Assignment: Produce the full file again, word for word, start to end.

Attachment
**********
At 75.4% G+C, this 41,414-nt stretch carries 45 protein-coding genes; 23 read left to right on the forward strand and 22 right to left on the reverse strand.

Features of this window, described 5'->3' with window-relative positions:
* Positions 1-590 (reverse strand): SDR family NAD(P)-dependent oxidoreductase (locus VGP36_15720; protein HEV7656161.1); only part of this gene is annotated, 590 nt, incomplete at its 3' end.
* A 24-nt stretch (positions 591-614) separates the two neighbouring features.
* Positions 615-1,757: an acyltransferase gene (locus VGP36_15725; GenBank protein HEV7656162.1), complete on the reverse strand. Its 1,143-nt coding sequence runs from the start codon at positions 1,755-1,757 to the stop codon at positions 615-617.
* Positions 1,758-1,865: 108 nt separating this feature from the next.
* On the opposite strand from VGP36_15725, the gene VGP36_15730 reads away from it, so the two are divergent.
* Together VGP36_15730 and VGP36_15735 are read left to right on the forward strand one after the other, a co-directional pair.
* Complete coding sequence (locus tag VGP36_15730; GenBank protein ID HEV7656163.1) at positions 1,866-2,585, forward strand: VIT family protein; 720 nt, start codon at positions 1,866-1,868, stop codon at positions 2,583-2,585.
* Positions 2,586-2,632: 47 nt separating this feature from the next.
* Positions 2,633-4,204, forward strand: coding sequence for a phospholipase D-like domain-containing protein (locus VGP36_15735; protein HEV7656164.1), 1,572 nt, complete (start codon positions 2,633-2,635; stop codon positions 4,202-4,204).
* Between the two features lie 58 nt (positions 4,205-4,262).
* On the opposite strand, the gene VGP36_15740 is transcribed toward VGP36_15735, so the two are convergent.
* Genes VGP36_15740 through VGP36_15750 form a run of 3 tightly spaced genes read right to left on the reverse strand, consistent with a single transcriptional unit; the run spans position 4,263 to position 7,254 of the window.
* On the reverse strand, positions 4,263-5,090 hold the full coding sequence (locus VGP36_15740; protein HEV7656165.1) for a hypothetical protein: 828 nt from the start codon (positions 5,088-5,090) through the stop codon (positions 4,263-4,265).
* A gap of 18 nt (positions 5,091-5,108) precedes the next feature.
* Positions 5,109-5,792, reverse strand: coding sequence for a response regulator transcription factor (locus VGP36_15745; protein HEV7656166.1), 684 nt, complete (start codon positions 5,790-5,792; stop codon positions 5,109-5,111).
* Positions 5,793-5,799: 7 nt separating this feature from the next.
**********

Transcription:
At 75.4% G+C, this 41,414-nt stretch carries 45 protein-coding genes; 23 read left to right on the forward strand and 22 right to left on the reverse strand.

Features of this window, described 5'->3' with window-relative positions:
* Positions 1-590 (reverse strand): SDR family NAD(P)-dependent oxidoreductase (locus VGP36_15720; protein HEV7656161.1); only part of this gene is annotated, 590 nt, incomplete at its 3' end.
* A 24-nt stretch (positions 591-614) separates the two neighbouring features.
* Positions 615-1,757: an acyltransferase gene (locus VGP36_15725; GenBank protein HEV7656162.1), complete on the reverse strand. Its 1,143-nt coding sequence runs from the start codon at positions 1,755-1,757 to the stop codon at positions 615-617.
* Positions 1,758-1,865: 108 nt separating this feature from the next.
* On the opposite strand from VGP36_15725, the gene VGP36_15730 reads away from it, so the two are divergent.
* Together VGP36_15730 and VGP36_15735 are read left to right on the forward strand one after the other, a co-directional pair.
* Complete coding sequence (locus tag VGP36_15730; GenBank protein ID HEV7656163.1) at positions 1,866-2,585, forward strand: VIT family protein; 720 nt, start codon at positions 1,866-1,868, stop codon at positions 2,583-2,585.
* Positions 2,586-2,632: 47 nt separating this feature from the next.
* Positions 2,633-4,204, forward strand: coding sequence for a phospholipase D-like domain-containing protein (locus VGP36_15735; protein HEV7656164.1), 1,572 nt, complete (start codon positions 2,633-2,635; stop codon positions 4,202-4,204).
* Between the two features lie 58 nt (positions 4,205-4,262).
* On the opposite strand, the gene VGP36_15740 is transcribed toward VGP36_15735, so the two are convergent.
* Genes VGP36_15740 through VGP36_15750 form a run of 3 tightly spaced genes read right to left on the reverse strand, consistent with a single transcriptional unit; the run spans position 4,263 to position 7,254 of the window.
* On the reverse strand, positions 4,263-5,090 hold the full coding sequence (locus VGP36_15740; protein HEV7656165.1) for a hypothetical protein: 828 nt from the start codon (positions 5,088-5,090) through the stop codon (positions 4,263-4,265).
* A gap of 18 nt (positions 5,091-5,108) precedes the next feature.
* Positions 5,109-5,792, reverse strand: coding sequence for a response regulator transcription factor (locus VGP36_15745; protein HEV7656166.1), 684 nt, complete (start codon positions 5,790-5,792; stop codon positions 5,109-5,111).
* Positions 5,793-5,799: 7 nt separating this feature from the next.